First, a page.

Do you see progress, are you optimistic about the future?

Yes! I am optimistic about the future and I’m seeing progress.  Sometimes the progress seems too slow or too small given the enormous challenges ahead, but I appreciate it is still movement in the right direction.  I’m inspired by the next generation of animal advocates who are seeking professional training to become more effective for animals and the number of students pursuing humane education and careers that will benefit animals.  I’m watching this movement become an unstoppable force!

Anything else?

The Seattle office of The Humane League opened in January of this year, if we haven’t met, I hope we get to meet soon! http://www.thehumaneleague.com/  rachelhw@thehumaneleague.com 206.708.3292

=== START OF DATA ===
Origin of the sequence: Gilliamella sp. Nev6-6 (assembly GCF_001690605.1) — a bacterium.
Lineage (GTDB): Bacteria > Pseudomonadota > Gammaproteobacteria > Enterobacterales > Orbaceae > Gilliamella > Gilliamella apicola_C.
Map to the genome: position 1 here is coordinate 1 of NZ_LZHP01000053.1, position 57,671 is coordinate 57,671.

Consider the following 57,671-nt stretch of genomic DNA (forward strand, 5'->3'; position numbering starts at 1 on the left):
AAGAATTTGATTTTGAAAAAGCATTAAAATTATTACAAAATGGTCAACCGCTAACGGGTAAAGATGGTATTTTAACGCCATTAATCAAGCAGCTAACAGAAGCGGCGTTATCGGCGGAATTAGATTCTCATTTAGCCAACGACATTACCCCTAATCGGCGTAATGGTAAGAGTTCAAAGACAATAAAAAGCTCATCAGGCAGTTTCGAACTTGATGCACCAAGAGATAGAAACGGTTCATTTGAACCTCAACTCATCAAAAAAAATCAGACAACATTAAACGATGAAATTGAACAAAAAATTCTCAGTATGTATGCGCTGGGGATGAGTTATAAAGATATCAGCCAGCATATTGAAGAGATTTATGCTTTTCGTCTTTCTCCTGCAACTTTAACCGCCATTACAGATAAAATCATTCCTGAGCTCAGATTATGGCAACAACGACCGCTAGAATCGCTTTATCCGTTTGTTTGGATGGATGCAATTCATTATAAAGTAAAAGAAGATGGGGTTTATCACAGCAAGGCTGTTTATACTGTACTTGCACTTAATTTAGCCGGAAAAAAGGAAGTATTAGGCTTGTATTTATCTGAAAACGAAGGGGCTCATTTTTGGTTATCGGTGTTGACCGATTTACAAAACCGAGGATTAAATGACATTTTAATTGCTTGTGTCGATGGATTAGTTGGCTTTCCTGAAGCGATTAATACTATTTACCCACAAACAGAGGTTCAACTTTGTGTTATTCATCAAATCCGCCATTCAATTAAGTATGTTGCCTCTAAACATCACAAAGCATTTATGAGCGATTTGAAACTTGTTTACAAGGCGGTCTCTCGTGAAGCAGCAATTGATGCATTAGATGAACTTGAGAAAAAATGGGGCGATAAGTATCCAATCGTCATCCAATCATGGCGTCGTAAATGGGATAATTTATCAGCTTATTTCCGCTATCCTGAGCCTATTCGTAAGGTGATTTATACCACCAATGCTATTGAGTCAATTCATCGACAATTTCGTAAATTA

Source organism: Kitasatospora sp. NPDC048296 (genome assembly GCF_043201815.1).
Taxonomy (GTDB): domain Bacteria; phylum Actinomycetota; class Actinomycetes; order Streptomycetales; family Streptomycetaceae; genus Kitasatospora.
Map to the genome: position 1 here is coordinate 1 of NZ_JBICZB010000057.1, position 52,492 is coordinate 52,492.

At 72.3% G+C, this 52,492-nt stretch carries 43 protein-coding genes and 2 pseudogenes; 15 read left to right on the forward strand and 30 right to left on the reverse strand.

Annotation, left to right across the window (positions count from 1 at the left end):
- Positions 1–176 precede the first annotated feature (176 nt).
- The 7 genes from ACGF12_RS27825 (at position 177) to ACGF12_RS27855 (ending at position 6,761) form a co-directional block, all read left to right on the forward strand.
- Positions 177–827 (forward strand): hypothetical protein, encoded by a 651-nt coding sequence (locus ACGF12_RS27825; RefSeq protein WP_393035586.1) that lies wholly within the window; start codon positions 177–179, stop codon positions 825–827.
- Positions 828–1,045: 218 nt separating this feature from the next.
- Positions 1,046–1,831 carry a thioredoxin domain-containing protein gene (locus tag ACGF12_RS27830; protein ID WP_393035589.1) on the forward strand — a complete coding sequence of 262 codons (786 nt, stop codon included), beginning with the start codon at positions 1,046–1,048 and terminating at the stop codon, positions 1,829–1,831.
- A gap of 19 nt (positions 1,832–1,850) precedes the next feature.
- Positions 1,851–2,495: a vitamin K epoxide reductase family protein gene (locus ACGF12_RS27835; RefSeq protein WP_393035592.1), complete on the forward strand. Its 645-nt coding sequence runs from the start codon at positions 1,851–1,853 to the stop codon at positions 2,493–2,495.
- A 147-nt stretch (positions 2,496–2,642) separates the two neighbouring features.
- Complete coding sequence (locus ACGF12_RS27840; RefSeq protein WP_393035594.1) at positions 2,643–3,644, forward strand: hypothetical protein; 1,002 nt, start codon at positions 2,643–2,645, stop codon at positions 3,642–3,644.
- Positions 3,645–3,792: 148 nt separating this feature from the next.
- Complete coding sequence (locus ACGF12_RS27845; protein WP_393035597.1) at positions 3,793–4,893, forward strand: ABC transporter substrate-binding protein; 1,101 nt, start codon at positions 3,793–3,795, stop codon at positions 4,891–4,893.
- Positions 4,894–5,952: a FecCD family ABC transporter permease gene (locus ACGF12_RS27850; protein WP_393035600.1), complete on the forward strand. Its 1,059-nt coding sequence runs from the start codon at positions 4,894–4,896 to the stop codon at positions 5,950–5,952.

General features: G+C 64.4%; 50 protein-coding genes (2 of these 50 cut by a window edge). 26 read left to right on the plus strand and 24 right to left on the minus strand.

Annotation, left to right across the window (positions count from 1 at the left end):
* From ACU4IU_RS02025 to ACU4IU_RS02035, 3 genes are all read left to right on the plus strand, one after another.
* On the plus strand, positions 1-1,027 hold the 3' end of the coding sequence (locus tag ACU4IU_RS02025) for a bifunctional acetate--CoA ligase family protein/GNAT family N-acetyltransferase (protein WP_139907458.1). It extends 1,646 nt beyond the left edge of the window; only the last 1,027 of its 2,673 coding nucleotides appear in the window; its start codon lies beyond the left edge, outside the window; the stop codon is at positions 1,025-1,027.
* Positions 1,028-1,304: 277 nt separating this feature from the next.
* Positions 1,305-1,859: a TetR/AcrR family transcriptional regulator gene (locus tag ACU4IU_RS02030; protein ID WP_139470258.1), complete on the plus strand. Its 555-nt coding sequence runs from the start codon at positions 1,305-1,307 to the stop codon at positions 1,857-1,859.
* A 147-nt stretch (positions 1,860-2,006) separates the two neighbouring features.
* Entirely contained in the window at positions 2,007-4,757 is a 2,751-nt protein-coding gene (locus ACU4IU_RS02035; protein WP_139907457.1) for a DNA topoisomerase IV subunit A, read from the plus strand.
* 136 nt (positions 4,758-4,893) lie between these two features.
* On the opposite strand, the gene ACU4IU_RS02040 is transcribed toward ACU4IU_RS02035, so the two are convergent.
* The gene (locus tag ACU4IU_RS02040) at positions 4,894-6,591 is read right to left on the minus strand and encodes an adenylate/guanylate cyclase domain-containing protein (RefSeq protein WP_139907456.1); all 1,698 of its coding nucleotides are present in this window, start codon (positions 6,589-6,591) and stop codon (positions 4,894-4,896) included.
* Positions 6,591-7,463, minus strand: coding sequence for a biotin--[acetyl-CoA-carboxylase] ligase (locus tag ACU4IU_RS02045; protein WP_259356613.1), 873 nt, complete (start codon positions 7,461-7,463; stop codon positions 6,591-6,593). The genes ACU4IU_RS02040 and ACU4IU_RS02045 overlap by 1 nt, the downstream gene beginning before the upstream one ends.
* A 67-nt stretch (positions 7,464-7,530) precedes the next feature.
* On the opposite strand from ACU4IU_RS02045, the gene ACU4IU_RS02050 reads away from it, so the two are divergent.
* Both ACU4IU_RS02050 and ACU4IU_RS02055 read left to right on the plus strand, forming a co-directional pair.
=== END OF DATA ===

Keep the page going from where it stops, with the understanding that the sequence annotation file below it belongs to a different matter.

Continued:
Veal Heartbreak – from farm to slaughterhouse

Veal calvesPerhaps the most heartbreaking farm animal practice is the raising of veal. Despite substantial public opposition, hundreds of thousands of calves raised for veal are intensively confined in individual crates too narrow for them even to turn around. Tethered by their necks to further restrict their movement, they’re virtually immobilized for their entire 16 week-long lives. Read more